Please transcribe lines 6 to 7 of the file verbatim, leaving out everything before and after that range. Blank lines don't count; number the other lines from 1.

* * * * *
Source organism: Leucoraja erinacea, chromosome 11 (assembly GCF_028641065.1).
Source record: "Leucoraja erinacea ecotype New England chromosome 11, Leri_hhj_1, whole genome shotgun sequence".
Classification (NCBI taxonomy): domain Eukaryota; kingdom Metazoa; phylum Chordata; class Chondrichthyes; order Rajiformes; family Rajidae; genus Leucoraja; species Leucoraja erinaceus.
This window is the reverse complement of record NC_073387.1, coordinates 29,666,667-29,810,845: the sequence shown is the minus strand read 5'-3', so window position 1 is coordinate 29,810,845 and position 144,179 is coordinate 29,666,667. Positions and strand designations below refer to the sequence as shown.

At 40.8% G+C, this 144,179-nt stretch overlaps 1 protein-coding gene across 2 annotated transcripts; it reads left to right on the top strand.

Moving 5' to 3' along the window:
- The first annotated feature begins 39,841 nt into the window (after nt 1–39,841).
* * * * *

Moving 5' to 3' along the window:
- The first annotated feature begins 39,841 nt into the window (after nt 1–39,841).